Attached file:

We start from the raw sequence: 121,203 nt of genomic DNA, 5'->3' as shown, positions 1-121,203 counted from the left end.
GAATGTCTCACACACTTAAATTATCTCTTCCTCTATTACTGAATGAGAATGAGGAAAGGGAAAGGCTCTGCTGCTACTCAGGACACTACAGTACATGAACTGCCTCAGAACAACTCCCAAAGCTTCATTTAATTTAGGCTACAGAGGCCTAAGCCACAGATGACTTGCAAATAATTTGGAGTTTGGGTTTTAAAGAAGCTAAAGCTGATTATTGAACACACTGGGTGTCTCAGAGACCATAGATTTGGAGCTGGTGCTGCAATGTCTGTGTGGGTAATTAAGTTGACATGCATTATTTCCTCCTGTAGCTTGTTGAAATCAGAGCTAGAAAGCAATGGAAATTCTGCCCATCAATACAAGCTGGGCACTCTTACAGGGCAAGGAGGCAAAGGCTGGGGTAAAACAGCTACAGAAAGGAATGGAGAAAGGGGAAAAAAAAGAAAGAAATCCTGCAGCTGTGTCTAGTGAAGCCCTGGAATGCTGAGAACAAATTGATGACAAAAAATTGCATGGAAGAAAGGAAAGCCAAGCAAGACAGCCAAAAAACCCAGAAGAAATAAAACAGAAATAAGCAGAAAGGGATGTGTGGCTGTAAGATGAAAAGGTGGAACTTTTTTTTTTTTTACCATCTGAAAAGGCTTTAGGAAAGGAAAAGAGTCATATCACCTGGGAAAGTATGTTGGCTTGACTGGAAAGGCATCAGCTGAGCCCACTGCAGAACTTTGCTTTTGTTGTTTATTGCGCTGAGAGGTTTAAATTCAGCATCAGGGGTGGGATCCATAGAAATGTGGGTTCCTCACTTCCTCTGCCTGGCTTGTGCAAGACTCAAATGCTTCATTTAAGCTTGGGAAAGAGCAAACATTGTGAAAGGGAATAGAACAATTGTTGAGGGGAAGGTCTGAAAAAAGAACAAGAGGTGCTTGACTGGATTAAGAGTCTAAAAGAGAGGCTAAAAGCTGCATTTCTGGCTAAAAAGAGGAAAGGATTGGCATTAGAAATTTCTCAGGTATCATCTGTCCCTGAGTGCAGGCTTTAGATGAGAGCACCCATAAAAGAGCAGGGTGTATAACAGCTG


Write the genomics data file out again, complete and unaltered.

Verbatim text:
We start from the raw sequence: 121,203 nt of genomic DNA, 5'->3' as shown, positions 1-121,203 counted from the left end.
GAATGTCTCACACACTTAAATTATCTCTTCCTCTATTACTGAATGAGAATGAGGAAAGGGAAAGGCTCTGCTGCTACTCAGGACACTACAGTACATGAACTGCCTCAGAACAACTCCCAAAGCTTCATTTAATTTAGGCTACAGAGGCCTAAGCCACAGATGACTTGCAAATAATTTGGAGTTTGGGTTTTAAAGAAGCTAAAGCTGATTATTGAACACACTGGGTGTCTCAGAGACCATAGATTTGGAGCTGGTGCTGCAATGTCTGTGTGGGTAATTAAGTTGACATGCATTATTTCCTCCTGTAGCTTGTTGAAATCAGAGCTAGAAAGCAATGGAAATTCTGCCCATCAATACAAGCTGGGCACTCTTACAGGGCAAGGAGGCAAAGGCTGGGGTAAAACAGCTACAGAAAGGAATGGAGAAAGGGGAAAAAAAAGAAAGAAATCCTGCAGCTGTGTCTAGTGAAGCCCTGGAATGCTGAGAACAAATTGATGACAAAAAATTGCATGGAAGAAAGGAAAGCCAAGCAAGACAGCCAAAAAACCCAGAAGAAATAAAACAGAAATAAGCAGAAAGGGATGTGTGGCTGTAAGATGAAAAGGTGGAACTTTTTTTTTTTTTACCATCTGAAAAGGCTTTAGGAAAGGAAAAGAGTCATATCACCTGGGAAAGTATGTTGGCTTGACTGGAAAGGCATCAGCTGAGCCCACTGCAGAACTTTGCTTTTGTTGTTTATTGCGCTGAGAGGTTTAAATTCAGCATCAGGGGTGGGATCCATAGAAATGTGGGTTCCTCACTTCCTCTGCCTGGCTTGTGCAAGACTCAAATGCTTCATTTAAGCTTGGGAAAGAGCAAACATTGTGAAAGGGAATAGAACAATTGTTGAGGGGAAGGTCTGAAAAAAGAACAAGAGGTGCTTGACTGGATTAAGAGTCTAAAAGAGAGGCTAAAAGCTGCATTTCTGGCTAAAAAGAGGAAAGGATTGGCATTAGAAATTTCTCAGGTATCATCTGTCCCTGAGTGCAGGCTTTAGATGAGAGCACCCATAAAAGAGCAGGGTGTATAACAGCTG